Invasion of the Body Snatchers (1956, Don Siegel)

The longest continuous stretch of Invasion of the Body Snatchers is about fifteen minutes (the film runs eighty). Small California city doctor Kevin McCarthy and his long-lost lady friend Dana Wynter have just spent the night holed up in his office, hiding from their neighbors, who have all been replaced by “pod people.” The pods are giant seedpods. They birth human facsimiles, down to scars, memories, and current injuries. They just don’t have any emotion. The evening before is another lengthy sequence, but not continuous like this fifteen minute one, which comes at the end of the second act. It doesn’t exactly end the second act because the third act is really wonky (Body Snatchers had just about as much studio post-production interference as a film can have, down to the studio literally cropping director Siegel and cinematographer Ellsworth Fredericks’s framing by ten percent).

After a big hint McCarthy and Wynter consummated their reuniting—it’s a shame McCarthy doesn’t get to talk about it, from his third scene in the film he’s constantly chatting up the ladies—the bad guys arrive and give McCarthy, Wynter, and the audience an information dump. It’s all about where the pods come from—outer space—and how McCarthy and Wynter are just going to love being passionless. Despite being a tell-all moment, the dump doesn’t feel like one. Daniel Mainwaring’s script is great—especially when characters get to monologue (save when Wynter gets lovey-dovey in an even more panicked moment)—and the actors’ not quite emotive enough delivery is perfect. Siegel does a great job directing his actors; at least the actors who matter. The occasional gas station attendant gets a pass.

As McCarthy and Wynter are faced with their loveless (sexless?) future, they start to break down before thinking their way out of the situation only to end up betrayed by their humanity and on the run into the mountains surrounding the town and, presumably, the third act.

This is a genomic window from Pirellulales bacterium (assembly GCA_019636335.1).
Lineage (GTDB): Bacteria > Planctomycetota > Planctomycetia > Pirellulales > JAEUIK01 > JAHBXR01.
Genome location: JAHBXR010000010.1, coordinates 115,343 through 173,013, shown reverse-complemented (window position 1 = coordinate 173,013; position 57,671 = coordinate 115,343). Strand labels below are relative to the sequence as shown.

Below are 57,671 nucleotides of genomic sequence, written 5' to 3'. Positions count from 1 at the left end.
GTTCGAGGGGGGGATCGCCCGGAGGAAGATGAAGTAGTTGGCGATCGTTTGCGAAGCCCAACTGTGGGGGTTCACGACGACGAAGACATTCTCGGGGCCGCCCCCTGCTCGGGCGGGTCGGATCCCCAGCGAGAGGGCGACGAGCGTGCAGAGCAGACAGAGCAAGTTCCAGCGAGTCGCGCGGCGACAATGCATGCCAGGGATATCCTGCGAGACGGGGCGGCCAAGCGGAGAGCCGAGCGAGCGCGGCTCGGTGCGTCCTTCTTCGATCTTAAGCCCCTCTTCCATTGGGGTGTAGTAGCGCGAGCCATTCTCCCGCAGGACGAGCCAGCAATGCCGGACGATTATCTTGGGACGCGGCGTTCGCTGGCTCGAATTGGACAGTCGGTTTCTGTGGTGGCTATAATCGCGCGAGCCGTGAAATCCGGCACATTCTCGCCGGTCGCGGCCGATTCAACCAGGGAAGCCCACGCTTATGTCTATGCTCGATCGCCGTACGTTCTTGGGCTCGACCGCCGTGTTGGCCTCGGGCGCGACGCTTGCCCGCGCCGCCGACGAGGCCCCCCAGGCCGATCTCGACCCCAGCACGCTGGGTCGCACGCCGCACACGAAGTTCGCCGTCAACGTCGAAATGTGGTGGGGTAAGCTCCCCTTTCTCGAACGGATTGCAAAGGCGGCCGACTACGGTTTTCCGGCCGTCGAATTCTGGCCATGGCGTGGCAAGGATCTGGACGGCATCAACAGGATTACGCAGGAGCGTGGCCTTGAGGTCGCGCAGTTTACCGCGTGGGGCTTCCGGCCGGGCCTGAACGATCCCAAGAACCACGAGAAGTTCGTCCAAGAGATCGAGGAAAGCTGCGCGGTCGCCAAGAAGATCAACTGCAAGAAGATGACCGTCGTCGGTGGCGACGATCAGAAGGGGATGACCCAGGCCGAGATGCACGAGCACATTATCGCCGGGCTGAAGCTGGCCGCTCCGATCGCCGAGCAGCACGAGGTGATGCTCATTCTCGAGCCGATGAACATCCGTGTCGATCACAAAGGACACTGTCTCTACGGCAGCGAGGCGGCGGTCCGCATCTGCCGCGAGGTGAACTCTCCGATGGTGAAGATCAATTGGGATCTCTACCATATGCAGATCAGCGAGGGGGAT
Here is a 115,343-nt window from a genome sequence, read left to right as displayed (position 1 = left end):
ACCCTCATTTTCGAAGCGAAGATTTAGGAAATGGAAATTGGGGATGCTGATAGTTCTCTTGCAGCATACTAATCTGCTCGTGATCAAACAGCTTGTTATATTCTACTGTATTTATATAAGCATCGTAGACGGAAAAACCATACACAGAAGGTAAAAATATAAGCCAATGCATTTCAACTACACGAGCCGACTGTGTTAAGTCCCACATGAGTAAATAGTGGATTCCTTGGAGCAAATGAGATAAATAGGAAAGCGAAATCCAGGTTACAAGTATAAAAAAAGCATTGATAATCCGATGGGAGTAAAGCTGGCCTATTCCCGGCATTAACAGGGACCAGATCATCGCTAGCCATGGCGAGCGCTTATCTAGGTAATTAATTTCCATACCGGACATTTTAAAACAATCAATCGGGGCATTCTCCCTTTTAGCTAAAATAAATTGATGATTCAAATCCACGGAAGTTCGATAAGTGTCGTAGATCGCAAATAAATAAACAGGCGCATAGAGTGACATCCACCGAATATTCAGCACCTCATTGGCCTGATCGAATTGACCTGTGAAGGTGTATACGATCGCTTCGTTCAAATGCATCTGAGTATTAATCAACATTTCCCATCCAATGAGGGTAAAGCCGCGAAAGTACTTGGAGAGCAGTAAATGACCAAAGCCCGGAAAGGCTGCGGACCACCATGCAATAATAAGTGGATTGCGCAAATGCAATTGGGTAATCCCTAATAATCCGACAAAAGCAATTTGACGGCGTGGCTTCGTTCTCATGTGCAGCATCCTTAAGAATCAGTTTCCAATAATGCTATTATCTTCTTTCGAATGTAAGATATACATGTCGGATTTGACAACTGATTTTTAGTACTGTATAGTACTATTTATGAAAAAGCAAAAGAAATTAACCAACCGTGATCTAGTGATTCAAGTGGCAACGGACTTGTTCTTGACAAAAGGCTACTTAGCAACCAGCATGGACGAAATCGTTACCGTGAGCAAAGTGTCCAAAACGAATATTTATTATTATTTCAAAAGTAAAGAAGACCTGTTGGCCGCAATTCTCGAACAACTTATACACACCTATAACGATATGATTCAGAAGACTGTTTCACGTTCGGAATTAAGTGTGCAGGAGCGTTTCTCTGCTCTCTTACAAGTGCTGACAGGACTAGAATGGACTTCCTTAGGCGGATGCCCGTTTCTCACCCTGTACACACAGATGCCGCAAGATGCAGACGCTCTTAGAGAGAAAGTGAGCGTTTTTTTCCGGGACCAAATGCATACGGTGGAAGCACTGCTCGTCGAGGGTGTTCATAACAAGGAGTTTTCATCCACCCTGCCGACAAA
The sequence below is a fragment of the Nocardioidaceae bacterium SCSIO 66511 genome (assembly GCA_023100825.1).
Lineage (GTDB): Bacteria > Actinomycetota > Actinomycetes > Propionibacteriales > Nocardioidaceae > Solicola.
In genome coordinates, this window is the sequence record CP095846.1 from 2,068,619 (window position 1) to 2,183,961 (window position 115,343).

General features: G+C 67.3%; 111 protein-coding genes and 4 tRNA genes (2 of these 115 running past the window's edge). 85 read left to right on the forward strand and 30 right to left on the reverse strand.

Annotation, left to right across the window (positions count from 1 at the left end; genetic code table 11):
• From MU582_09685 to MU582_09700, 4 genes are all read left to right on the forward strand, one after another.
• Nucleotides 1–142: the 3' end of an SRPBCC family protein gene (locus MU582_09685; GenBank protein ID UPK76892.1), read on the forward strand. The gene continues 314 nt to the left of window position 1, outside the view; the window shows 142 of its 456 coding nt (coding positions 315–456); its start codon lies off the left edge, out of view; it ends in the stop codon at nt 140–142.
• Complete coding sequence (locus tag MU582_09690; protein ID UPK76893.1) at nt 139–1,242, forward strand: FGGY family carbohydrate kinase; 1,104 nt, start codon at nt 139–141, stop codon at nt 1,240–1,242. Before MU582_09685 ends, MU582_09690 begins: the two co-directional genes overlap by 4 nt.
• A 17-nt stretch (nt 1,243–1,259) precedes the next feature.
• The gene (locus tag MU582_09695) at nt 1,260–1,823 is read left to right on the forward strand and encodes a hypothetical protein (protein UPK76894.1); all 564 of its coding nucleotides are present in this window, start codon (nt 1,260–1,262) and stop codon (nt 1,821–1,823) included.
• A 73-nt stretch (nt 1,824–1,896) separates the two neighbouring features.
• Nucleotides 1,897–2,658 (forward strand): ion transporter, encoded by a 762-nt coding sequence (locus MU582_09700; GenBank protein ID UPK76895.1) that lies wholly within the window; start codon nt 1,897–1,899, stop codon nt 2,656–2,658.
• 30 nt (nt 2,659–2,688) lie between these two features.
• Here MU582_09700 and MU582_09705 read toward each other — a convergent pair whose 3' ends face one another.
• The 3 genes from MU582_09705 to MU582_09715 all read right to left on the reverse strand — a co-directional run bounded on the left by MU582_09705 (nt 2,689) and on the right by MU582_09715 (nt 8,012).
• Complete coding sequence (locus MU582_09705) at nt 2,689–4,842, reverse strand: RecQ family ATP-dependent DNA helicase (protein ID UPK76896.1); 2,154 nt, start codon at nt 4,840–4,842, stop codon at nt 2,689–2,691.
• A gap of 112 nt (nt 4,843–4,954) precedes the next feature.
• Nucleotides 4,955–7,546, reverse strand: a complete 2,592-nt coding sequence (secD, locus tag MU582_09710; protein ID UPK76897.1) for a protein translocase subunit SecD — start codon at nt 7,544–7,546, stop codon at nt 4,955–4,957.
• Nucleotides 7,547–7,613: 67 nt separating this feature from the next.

But that third act is the wonky thing I mentioned before. See, Body Snatchers has a framing device—McCarthy telling disbelieving doctors and state troopers about what’s going on in his hometown. The pods have taken over, they’ve got to believe him, it’s almost too late to save everyone from being the same! Okay, he probably doesn’t say the thing about being the same at the beginning because part of the wonkiness is how much Body Snatchers just gives up on internal consistency. There’s three layers to the narrative. McCarthy on screen in the framing, McCarthy on screen in the flashback, McCarthy narrating the flashback (from the frame). The third, the narration, proves the most problematic in the third act. There are plot holes to jump over or at least to address and the narration plows over them instead. It’s a big missed opportunity, especially since it takes the film away from omnipresent protagonist McCarthy at the end.

Though it doesn’t help the frame already forces a protracted distance from McCarthy, which the narration and the actual story help to correct. Right up until the third act smacks it even further away than before.

The entire thing hinges on McCarthy. Body Snatchers isn’t about the fear of being replaced, it’s about the panic of being in danger. When the film starts and McCarthy is hearing about all the slightly weird stuff going on in town, people desperate to get an appointment then cancelling, kids not thinking their parents are their parents anymore, the opening has the audience primed for how it’s all going to play out. It plays out gradually, with recent divorcee McCarthy pursuing even recenter divorcee Wynter as fast as he can. He literally can’t keep his hands off of her. There’s the lovey dovey in the script and there’s some chemistry thanks to the direction, but you know McCarthy’s crazy about Wynter because McCarthy appears to be uncontrollably crazy about Wynter. And their romance subplot introduces some more information about the goings on before the first pod person shows up.